The Scarlet Ibis
by James Hurst
Analysis: Plot Analysis
Most good stories start with a fundamental list of ingredients: the initial situation, conflict, complication, climax, suspense, denouement, and conclusion. Great writers sometimes shake up the recipe and add some spice.
"Everybody thought he was going to die […]" (3.3).
The story opens with Brother remembering the scarlet ibis in the "bleeding tree" (1). This frames the story as a memory. We know that the events Brother describes happened in the past, though we don't know exactly how far back in the past. We also know that the memory is about Doodle, though we don't know what Doodle and the ibis have to do with each other, yet.
As we discuss in "Writing Style" a story with a frame is considered a story within a story. The fact that Brother is remembering something is one story. What he is remembering is another story. Here we are focusing on the plot structure of that second story, the story in Brother's memory, which begins when Doodle is born, when Brother is six. Baby Doodle is born with some physical problems, though we aren't, initially, given any details on these problems. Most of the family thinks Doodle won't survive. Daddy, in fact, goes so far as to have a coffin built for the baby.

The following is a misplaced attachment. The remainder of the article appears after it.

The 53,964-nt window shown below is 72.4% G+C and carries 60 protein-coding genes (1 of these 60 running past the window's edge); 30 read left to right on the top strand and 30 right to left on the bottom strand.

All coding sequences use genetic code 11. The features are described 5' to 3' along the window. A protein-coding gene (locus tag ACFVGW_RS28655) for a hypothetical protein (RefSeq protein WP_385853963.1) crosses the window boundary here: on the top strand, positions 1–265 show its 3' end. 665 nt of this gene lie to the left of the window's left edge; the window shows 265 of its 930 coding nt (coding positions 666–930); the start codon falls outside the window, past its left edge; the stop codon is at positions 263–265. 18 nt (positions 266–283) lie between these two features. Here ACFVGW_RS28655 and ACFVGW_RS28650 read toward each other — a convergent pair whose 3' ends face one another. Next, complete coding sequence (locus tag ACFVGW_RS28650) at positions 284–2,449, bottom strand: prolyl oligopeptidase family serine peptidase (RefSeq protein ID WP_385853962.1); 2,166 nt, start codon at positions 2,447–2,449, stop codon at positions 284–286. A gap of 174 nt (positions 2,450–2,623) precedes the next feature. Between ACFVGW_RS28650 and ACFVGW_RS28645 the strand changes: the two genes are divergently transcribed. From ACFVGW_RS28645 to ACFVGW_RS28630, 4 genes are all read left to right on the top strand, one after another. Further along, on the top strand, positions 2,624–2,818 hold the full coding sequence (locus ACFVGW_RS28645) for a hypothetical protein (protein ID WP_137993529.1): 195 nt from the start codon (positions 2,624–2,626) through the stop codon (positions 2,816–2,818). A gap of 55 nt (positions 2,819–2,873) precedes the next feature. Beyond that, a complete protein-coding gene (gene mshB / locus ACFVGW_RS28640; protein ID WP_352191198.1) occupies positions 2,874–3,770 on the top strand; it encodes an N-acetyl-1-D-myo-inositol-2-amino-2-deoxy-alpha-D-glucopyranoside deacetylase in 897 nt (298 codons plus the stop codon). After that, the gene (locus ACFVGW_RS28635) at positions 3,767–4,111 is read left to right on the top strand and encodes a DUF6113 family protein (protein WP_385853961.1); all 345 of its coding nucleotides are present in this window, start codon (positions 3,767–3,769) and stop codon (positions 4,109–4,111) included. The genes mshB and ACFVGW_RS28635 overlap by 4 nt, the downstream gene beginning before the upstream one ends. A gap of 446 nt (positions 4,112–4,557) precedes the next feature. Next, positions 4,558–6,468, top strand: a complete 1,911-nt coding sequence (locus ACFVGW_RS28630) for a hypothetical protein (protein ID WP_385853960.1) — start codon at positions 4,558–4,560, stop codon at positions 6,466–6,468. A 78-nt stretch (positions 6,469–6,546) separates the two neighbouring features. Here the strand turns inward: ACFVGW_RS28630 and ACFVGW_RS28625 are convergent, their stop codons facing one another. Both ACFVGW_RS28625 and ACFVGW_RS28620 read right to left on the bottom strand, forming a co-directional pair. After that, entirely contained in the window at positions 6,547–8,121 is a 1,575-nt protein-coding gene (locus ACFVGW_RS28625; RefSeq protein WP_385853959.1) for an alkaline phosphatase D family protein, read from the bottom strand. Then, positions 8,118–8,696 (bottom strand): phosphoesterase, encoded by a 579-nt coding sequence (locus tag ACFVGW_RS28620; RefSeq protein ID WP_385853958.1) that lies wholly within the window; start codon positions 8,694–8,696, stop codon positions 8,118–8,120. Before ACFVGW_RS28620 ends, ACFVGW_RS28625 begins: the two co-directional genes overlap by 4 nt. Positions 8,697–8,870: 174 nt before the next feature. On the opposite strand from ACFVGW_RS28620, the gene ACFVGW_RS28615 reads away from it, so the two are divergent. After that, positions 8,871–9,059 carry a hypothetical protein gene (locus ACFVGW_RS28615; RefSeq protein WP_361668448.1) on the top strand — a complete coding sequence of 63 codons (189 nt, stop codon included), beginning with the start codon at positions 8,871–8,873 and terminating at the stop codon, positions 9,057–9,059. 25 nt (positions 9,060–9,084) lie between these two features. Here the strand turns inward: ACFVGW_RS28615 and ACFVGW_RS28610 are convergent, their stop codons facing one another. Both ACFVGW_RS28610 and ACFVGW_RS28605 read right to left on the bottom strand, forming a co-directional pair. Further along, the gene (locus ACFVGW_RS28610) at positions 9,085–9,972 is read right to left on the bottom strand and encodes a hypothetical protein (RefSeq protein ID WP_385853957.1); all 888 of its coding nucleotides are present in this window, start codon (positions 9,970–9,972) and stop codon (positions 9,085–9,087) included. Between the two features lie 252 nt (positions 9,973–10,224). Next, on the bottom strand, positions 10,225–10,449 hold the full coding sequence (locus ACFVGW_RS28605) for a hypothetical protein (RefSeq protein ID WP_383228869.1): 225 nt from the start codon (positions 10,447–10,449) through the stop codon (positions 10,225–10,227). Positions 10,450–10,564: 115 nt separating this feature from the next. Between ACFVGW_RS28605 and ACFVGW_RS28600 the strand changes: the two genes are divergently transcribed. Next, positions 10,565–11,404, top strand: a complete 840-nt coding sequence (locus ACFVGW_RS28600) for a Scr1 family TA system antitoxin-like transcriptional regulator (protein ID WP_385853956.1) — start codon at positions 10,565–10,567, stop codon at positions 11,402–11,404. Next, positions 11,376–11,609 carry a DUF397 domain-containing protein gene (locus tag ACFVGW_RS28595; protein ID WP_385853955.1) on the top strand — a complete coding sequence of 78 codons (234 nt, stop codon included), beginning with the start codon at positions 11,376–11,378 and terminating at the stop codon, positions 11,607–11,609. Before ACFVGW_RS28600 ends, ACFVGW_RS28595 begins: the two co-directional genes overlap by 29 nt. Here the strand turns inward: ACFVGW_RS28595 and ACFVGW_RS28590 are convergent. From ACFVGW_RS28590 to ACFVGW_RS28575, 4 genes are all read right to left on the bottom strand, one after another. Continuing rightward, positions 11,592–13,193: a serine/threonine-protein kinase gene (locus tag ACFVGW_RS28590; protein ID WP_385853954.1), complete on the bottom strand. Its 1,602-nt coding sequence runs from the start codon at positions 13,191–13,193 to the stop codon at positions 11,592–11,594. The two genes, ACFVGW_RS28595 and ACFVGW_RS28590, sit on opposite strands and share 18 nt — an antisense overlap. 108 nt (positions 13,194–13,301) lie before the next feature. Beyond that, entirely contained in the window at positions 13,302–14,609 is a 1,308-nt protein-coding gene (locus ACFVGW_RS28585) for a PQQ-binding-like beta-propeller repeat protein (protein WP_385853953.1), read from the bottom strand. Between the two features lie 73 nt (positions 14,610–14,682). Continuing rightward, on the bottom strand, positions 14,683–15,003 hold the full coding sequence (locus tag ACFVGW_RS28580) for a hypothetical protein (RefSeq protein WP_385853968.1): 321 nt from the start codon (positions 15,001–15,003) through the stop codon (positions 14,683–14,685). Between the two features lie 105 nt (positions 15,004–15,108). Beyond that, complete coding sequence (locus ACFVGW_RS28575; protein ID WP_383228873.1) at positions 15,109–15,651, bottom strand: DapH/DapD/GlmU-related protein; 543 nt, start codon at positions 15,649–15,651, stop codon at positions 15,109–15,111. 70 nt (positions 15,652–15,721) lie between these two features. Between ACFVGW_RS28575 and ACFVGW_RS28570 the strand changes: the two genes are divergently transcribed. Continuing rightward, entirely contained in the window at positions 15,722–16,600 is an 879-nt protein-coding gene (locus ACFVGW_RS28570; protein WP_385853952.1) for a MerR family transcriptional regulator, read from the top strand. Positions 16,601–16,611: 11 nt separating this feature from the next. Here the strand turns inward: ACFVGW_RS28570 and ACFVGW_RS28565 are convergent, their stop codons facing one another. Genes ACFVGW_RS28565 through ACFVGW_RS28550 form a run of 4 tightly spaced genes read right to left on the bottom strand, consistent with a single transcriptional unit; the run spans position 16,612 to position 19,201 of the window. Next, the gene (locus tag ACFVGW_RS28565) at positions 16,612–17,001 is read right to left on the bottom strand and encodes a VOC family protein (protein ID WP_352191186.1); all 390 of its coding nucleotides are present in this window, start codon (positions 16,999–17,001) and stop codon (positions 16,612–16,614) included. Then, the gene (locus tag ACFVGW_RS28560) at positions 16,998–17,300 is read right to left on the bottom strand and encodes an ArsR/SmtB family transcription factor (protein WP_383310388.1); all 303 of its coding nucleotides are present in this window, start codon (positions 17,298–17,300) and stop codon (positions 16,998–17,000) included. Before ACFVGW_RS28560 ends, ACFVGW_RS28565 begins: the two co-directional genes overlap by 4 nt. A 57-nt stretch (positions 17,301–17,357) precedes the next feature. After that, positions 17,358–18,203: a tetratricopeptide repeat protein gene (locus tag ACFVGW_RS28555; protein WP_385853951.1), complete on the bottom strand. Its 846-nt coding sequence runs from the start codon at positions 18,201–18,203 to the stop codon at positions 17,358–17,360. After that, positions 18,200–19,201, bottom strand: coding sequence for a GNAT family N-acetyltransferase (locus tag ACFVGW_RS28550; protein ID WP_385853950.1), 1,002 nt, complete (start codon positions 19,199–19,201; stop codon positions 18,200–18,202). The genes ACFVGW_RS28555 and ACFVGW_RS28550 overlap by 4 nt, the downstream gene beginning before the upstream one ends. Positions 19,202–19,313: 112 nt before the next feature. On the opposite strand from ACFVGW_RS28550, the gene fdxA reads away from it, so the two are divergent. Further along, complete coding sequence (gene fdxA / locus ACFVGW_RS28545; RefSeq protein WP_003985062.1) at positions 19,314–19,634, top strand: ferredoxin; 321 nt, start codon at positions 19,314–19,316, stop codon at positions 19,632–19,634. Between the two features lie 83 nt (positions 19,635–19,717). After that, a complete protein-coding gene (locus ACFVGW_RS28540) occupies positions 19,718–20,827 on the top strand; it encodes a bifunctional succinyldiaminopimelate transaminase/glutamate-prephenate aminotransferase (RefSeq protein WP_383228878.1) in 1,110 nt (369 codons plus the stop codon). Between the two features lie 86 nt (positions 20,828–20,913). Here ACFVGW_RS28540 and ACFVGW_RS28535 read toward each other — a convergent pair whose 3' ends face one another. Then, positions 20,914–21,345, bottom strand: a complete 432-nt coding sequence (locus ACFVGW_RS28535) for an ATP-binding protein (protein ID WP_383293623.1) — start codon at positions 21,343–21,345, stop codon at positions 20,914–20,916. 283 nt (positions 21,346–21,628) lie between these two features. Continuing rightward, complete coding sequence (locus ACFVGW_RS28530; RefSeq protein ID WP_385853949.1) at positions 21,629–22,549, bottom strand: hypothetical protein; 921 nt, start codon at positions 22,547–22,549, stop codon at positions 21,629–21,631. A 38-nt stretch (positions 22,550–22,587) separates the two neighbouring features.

It sounds a little mean to say that Doodle's living creates the conflict in the story Brother is remembering. In the 1900s, when the memory is set, even doctors didn't know how to deal with a child with a child like Doodle who, we learn, has a heart problem. Still, the doctor seems to be behind much of the conflict in the story. By leading the family to believe that Doodle a) won't live b) might not have below normal brain function, and c) that he can never walk or live a "normal" life, the doctor makes Doodle seem extremely abnormal.
When Mama tells six-year-old Brother that Doodle will never be able to run and play with him, and that Doodle "might not" be "'all there'" Brother decides to kill him. He says, "It was bad enough having an invalid brother, but having one who was […] not all there was unbearable […]" (2.3). The gap between Brother's idea of what a brother should be and who Doodle is lies at the heart of the conflict.
Brother's pride gets in the way.